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Book club questions for The God Game by Danny Tobey focuses on twists in the story set in the world of Artificial Intelligence. There will be spoilers so be sure to check out the spoiler-free review first for my thoughts.
They call themselves the Vindicators. Targeted by bullies and pressured by parents, these geeks and gamers rule the computer lab at Turner High School. Wealthy bad boy Peter makes and breaks rules. Vanhi is a punk bassist at odds with her heritage. Kenny’s creativity is stifled by a religious home life. Insecure and temperamental, Alex is an outcast among the outcasts. And Charlie, the leader they all depend on, is reeling from the death of his mother, consumed with reckless fury.
They each receive an invitation to play The God Game. Created by dark-web coders and maintained by underground hackers, the video game is controlled by a mysterious artificial intelligence that believes it is God. Obey the almighty A.I. and be rewarded. Defiance is punished. Through their phone screens and high-tech glasses, Charlie and his friends see and interact with a fantasy world superimposed over reality. The quests they undertake on behalf of “God” seem harmless at first, but soon the tasks have them questioning and sacrificing their own morality.
High school tormentors get their comeuppance. Parents and teachers are exposed a hypocrites. And the Vindicators’ behavior becomes more selfish and self-destructive as they compete against one another for prizes each believes will rescue them from their adolescent existence. But everything they do is being recorded. Hooded and masked thugs are stalking and attacking them. “God” threatens to expose their secrets if they attempt to quit the game. And losing the game means losing their lives.
Book Club Questions for The God Game
- Let’s discuss why each of the five teenagers—Peter, Charlie, Kenny, Vanhi and Alex—all decide to play the God Game. If you were in their position, do you think you would have played the game as well?
- Charlie is lost after his mother passed away and his dad is somewhat absent. How did this huge loss and not fully dealing with grief impact his decision making in the book?
- This one leans on stereotypes that the coders are the dorky kids with hearts of gold (for the most part) and the athletes are abusive bullies. What do you think about these stereotypes? Do you think if the five weren’t bullied, would they have even joined this game?
- What did you think about all the details of Artificial Intelligence, coding and other tech talk? Were you engaged with it? Do you think something like this game could actually happen?
- Charlie is the clear protagonist—so would you say that Peter is the antagonist all along? Did you trust Peter or did you have suspicions about him?
- So there’s much talk about religion, especially the Old Testament, what bigger point do you think the author was trying to say by connecting religion with technology?
- Beyond the game was the underlying notion of how much pressure teenagers are under these days—especially when it comes to expectations for college and beyond. Do you think technology makes things easier or harder for teenagers?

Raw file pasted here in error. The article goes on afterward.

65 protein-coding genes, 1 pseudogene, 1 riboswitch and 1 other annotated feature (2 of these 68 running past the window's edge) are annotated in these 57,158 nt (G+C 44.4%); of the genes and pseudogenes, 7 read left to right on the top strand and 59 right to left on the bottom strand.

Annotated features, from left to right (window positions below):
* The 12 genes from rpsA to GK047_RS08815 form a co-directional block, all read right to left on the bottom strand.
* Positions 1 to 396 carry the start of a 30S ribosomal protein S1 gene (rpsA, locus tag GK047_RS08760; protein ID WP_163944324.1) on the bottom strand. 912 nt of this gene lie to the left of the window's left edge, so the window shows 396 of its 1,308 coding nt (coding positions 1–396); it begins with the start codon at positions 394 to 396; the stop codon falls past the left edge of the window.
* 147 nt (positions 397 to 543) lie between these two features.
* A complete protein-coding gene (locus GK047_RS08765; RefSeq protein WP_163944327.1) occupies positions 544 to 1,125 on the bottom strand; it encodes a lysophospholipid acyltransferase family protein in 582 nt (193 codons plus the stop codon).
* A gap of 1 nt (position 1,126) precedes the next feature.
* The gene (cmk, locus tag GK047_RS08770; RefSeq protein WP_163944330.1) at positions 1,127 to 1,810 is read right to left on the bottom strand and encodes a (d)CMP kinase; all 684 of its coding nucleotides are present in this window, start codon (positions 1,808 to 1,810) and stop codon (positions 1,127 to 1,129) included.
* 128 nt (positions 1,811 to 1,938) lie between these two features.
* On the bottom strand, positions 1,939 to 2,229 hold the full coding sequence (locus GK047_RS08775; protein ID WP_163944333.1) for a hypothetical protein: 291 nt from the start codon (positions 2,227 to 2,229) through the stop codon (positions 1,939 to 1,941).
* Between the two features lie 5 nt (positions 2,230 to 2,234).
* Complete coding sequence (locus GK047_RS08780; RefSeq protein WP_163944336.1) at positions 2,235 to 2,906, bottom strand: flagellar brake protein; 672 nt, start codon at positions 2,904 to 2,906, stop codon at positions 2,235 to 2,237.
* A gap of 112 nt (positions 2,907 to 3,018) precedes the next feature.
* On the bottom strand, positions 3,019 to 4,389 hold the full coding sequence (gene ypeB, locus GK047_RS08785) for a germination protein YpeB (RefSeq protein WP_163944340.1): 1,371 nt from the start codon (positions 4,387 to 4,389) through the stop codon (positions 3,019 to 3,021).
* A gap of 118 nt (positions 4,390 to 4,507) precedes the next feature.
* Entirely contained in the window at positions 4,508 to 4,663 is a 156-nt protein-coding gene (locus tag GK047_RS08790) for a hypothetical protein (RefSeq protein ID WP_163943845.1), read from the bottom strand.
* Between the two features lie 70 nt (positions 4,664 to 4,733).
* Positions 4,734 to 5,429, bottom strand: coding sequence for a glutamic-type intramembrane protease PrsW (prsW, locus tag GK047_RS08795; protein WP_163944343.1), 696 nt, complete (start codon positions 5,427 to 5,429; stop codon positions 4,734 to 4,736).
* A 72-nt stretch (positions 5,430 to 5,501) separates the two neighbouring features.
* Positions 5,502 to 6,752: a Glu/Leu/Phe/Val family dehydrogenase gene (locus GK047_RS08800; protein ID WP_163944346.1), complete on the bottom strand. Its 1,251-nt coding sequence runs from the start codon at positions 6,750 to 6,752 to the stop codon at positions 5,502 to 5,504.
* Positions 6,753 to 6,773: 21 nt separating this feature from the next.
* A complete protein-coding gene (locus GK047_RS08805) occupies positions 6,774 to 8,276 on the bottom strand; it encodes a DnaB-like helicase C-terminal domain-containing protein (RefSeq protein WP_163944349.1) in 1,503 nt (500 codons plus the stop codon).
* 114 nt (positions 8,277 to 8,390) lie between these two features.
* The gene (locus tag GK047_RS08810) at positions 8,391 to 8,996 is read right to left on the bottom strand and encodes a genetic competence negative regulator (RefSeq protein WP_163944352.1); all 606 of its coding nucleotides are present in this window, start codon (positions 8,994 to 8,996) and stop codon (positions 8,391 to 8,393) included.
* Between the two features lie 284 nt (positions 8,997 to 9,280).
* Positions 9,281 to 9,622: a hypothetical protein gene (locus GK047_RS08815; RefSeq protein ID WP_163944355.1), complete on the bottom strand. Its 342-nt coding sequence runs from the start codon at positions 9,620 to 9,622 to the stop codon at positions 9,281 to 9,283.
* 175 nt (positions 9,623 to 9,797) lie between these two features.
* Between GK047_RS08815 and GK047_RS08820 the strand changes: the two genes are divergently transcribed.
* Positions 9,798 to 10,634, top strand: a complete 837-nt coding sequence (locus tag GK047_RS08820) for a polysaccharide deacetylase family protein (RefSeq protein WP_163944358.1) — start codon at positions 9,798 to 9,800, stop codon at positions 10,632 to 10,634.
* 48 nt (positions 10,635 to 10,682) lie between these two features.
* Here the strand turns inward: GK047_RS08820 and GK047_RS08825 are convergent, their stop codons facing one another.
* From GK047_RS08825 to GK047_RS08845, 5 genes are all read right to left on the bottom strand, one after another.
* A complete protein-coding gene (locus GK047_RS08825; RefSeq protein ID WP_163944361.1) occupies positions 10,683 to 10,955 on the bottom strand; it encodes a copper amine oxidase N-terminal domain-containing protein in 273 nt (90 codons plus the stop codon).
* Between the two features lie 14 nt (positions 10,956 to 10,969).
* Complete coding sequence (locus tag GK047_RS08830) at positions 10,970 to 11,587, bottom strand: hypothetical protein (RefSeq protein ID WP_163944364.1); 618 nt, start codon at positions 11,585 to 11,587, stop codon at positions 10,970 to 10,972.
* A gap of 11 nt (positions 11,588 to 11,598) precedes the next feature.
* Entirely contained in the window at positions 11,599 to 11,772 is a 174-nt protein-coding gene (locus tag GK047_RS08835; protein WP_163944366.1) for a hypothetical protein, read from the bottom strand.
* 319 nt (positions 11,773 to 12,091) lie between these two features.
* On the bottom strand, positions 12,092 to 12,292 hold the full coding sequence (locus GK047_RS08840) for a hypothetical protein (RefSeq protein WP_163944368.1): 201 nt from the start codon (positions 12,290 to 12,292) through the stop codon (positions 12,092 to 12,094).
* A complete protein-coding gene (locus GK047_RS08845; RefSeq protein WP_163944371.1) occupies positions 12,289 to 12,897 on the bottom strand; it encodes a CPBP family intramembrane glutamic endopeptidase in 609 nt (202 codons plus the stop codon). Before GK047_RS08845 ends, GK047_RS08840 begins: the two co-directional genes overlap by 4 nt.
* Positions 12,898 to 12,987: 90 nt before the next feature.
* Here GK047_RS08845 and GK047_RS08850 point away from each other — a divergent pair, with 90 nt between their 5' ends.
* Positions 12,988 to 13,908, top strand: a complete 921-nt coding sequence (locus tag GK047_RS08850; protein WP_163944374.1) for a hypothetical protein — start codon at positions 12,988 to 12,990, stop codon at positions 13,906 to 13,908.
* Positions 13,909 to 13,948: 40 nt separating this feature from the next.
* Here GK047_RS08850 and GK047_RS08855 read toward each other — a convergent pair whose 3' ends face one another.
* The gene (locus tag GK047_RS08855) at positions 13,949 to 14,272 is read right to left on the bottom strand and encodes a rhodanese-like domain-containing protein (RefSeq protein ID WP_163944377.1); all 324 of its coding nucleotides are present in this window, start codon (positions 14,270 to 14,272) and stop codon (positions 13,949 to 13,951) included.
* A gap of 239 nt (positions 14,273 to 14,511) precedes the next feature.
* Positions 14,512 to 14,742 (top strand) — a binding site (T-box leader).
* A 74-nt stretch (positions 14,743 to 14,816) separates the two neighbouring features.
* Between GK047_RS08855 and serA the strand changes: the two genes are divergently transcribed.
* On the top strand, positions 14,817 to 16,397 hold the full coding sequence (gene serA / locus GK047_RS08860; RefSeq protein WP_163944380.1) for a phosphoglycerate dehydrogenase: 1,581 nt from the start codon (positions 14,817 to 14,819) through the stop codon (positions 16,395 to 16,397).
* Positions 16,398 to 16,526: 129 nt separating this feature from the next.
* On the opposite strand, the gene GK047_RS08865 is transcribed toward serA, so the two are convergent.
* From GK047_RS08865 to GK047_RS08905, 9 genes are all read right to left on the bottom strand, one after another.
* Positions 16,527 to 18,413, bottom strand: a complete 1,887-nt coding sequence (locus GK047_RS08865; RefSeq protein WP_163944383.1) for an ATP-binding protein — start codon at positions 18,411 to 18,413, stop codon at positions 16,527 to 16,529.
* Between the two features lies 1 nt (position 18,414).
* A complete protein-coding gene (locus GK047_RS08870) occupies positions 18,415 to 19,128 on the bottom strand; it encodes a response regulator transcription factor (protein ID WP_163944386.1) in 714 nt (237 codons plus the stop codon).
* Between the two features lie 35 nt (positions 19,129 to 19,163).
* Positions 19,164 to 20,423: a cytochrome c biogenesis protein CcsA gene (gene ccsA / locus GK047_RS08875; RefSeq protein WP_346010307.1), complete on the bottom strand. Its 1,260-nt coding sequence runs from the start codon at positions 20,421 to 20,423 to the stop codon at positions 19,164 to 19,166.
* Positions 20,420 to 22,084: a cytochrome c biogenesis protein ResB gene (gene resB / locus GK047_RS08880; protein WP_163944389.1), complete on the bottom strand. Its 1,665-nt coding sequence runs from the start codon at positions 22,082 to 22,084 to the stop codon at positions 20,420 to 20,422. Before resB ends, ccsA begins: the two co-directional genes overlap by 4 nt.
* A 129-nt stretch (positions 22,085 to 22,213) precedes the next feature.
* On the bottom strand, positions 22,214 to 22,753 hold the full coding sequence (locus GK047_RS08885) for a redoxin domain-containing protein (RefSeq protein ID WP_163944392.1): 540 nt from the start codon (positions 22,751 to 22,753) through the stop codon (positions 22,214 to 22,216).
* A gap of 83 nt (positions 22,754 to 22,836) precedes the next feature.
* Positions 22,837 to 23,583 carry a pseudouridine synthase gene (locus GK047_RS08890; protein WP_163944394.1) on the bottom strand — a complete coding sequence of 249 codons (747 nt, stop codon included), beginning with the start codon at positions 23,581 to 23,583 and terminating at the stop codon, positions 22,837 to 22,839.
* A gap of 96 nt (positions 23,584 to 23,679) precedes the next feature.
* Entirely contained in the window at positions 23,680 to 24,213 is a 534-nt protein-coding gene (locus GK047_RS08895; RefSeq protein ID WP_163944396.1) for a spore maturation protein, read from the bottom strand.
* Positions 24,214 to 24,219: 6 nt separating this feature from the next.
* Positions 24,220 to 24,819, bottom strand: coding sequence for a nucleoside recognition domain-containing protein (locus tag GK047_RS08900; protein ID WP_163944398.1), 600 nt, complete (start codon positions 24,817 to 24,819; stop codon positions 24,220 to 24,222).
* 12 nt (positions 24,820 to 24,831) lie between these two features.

- What did you think about the climax and the ending? In what ways did the characters grow from the beginning of the book until the end?
- What are some of the key themes that stuck out to you?
- Let’s discuss where the story could go in a potential sequel.
What to Read Next
OK, book friends, I don’t read sci-fi but I do read thrillers and some time traveler stories. So here’s some other recommendations!
An Anonymous Girl by Greer Hendricks and Sarah Pekkanen
The story follows Jessica Farris, a struggling makeup artist in NYC. On a whim, she agrees to be a test subject in a psychological study about ethics and morality. But as the study moves from the exam room to the real world, the line between what is real and what is one of Dr. Shields’s experiments blurs. Dr. Shields perfect image is well-crafted and while at first it seems she has Jessica’s best interests at heart, it starts to become apparent that lines are being crossed. Caught in a web of attraction, deceit and jealousy, Jess quickly learns that some obsessions can be deadly.
How to Stop Time by Matt Haig
Tom Hazard has just moved back to London, his old home, to settle down and become a high school history teacher. And on his first day at school, he meets a captivating French teacher at his school who seems fascinated by him. But Tom has a dangerous secret. He may look like an ordinary 41-year-old, but owing to a rare condition, he’s been alive for centuries. Tom has lived history–performing with Shakespeare, exploring the high seas with Captain Cook, and sharing cocktails with Fitzgerald. Now, he just wants an ordinary life.
Unfortunately for Tom, the Albatross Society, the secretive group which protects people like Tom, has one rule: Never fall in love. As painful memories of his past and the erratic behavior of the Society’s watchful leader threaten to derail his new life and romance, the one thing he can’t have just happens to be the one thing that might save him. Tom will have to decide once and for all whether to remain stuck in the past, or finally begin living in the present.